The most complete and recent field study was conducted covering the urban diversity of Paris, analysing fine-scale habitat characteristics of house sparrow population sizes and trends, using a fifteen-year census (2003–2017) in nearly 200 census sites [4]. This study documented a dramatic decline (−89%) of the species over the study period, which was sharpest at sites with the highest numbers of house sparrows at the beginning of the study period. However, a study a few years previously mentioned that Paris was one of the few cities where house sparrow populations were preserved [3].
The decline of sparrows is also occurring outside of Europe. In India, the number of house sparrows has decreased dramatically in several parts of the country [13,14]. These worldwide declines are worrying, as house sparrows usually live in cities and suburban areas and are an important bioindicator of the health status of urban ecosystems, as an urban sentinel species [4].
Despite having carried out many studies to explain this, there is no solid theory concerning the underlying causes to solve the enigma, but several hypotheses have been proposed so far [3,7,15,16]. The objective of this article is to delve into the reasons why we consider there are strong arguments that the increase in electromagnetic radiation around the world and especially in cities may be intervening in some way, in combination with other proposed factors, in this house sparrow decline.

2. Hypotheses Raised to Explain the House Sparrow Decline

The most important explanatory hypotheses that have been raised so far are the following: lack of food in urban areas affecting both nestlings and adults, particularly insects, which adults feed to nestlings; cleaner streets resulting in reduced foraging opportunities; competition for food from other urban species; increased predation by domestic cats; an increase in predator pressure due to a possible recovery of urban Eurasian Sparrowhawk (Accipiter nisus) populations; loss of nesting sites as newly built houses often lack suitable nesting cavities; increased use of pesticides in parks and gardens, pollution, disease transmission, and reduction of colony size below some critical value, resulting in the disappearance of the colony as a breeding unit (the Allee effect) [6,7,11,17]. For many authors, this decline may be attributed to several interactive and cumulative effects [2].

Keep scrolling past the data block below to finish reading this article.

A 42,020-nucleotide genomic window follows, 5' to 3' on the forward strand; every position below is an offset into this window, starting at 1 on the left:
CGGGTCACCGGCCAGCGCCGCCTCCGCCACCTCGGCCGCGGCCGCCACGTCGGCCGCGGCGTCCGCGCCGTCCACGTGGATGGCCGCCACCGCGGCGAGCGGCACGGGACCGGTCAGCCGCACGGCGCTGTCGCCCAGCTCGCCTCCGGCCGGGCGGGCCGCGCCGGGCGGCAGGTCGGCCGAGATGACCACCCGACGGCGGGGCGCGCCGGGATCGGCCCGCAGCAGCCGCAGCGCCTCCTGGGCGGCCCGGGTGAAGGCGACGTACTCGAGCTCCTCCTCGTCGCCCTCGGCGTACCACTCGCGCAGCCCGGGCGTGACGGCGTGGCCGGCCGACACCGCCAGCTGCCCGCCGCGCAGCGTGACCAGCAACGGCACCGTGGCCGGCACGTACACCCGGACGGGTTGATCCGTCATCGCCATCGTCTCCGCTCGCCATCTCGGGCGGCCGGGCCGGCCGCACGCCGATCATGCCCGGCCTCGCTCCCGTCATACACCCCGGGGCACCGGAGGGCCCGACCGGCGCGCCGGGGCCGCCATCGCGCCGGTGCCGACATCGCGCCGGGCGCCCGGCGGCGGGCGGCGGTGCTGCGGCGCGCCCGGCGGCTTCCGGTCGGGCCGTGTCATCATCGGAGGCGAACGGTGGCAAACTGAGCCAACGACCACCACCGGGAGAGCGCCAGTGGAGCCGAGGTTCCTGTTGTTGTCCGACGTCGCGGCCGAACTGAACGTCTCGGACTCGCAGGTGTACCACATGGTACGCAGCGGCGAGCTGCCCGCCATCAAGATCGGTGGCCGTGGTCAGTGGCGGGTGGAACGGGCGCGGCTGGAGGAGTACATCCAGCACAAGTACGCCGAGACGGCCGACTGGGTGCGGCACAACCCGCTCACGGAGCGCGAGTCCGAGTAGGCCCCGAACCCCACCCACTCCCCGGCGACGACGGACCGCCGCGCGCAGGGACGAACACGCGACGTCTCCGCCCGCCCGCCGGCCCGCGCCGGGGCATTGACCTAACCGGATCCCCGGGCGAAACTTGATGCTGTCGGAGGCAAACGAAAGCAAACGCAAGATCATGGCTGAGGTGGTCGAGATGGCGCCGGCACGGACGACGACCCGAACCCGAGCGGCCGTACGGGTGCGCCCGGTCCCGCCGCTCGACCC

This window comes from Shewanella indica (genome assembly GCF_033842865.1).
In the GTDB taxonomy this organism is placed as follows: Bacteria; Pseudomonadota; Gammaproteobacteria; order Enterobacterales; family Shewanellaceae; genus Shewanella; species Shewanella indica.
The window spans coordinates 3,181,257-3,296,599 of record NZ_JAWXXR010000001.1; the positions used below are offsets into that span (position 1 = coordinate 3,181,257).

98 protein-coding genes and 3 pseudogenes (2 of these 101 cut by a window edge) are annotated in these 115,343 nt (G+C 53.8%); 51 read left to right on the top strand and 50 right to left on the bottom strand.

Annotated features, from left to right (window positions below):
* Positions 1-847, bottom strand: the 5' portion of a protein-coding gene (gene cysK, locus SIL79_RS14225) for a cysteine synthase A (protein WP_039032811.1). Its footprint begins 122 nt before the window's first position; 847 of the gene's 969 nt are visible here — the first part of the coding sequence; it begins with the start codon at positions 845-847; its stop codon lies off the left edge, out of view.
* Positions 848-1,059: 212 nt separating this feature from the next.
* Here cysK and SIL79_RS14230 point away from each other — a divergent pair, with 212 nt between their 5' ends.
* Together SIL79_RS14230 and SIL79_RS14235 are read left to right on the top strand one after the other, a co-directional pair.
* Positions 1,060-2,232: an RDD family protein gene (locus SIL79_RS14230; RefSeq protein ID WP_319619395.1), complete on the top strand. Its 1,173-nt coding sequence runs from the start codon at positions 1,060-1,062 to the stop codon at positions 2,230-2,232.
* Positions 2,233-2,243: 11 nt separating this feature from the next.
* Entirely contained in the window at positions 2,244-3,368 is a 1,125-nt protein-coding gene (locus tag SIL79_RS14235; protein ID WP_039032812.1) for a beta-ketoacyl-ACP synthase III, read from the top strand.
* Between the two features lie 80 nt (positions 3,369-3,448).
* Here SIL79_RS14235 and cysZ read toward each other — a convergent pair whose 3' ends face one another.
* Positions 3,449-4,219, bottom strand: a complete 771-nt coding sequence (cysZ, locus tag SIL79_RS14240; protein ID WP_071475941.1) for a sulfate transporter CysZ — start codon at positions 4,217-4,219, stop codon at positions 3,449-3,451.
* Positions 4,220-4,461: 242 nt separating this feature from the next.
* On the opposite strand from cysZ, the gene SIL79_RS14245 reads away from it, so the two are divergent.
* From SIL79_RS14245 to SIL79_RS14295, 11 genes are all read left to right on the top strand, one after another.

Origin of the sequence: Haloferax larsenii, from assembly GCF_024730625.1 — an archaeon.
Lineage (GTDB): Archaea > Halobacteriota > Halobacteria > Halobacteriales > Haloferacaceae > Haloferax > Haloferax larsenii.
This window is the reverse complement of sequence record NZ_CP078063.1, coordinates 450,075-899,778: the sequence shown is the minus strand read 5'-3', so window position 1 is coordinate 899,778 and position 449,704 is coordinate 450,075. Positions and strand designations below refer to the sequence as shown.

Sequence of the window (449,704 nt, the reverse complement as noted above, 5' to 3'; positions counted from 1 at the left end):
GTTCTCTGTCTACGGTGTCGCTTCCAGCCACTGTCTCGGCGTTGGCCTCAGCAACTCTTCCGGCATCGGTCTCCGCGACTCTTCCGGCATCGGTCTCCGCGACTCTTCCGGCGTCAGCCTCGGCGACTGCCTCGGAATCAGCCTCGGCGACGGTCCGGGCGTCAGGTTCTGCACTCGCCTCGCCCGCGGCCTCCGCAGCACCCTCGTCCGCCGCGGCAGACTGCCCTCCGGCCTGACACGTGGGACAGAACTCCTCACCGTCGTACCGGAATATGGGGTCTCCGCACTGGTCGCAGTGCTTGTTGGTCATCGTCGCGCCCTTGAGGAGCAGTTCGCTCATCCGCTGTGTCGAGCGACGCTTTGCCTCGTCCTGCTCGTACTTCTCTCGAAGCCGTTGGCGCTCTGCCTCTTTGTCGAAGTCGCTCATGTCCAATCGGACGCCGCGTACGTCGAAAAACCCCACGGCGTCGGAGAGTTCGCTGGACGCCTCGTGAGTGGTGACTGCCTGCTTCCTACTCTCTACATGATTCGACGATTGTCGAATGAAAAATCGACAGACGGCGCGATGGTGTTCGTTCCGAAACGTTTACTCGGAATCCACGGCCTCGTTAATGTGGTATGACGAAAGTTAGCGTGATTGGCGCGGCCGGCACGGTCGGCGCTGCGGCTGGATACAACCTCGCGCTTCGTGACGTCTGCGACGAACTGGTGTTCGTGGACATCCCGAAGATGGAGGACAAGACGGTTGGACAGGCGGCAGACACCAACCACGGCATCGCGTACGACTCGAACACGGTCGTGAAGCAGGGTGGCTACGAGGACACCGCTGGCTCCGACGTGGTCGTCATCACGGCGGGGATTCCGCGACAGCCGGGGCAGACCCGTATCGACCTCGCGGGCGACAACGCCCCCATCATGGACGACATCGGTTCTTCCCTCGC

Interestingly, in the most recent, broad and in-depth study carried out in Paris [4], house sparrows do not actually lack nesting sites in the urban areas. Furthermore, house sparrows declined at all sites and the local temporal trends in abundance were independent of habitat characteristics; even areas with extended green spaces did not provide sufficient quality to secure the maintenance of large populations. On the other hand, in Paris, Eurasian Sparrowhawk first bred in 2008, when house sparrows were already declining, and this cannot explain the decline of the species. The authors studied the evolution of 18 air pollutants in Paris over the study period and related these to house sparrow abundances and found that the highest numbers were counted at the beginning of the period, when air pollution was maximal, and air quality did not deteriorate during the fifteen-year study. They concluded that air pollution was not responsible for the observed decline, neither were weather fluctuations. Finally, the authors explained that their study did not assess the potential influence of other urban-specific disturbances that were proposed as proximate causes of the decline of urban house sparrows, such as the potential role of increasing noise, light and/or electromagnetic pollution, not assessing the influence of increasing domestic cat abundance (the other major predator of sparrows), neither the increasing inter-specific competition with other urban exploiters, nor the existence of diseases and parasites [4].
Another recent study showed that avian malaria (Plasmodium relictum) infection is found at a higher prevalence in sparrows in London and may be a factor contributing to the declining trend of this species [17]. On the other hand, pollution (air quality) may cause negative physiological effects, such as increased oxidative stress, and negatively affect the reproductive output through decreased chick body mass [2].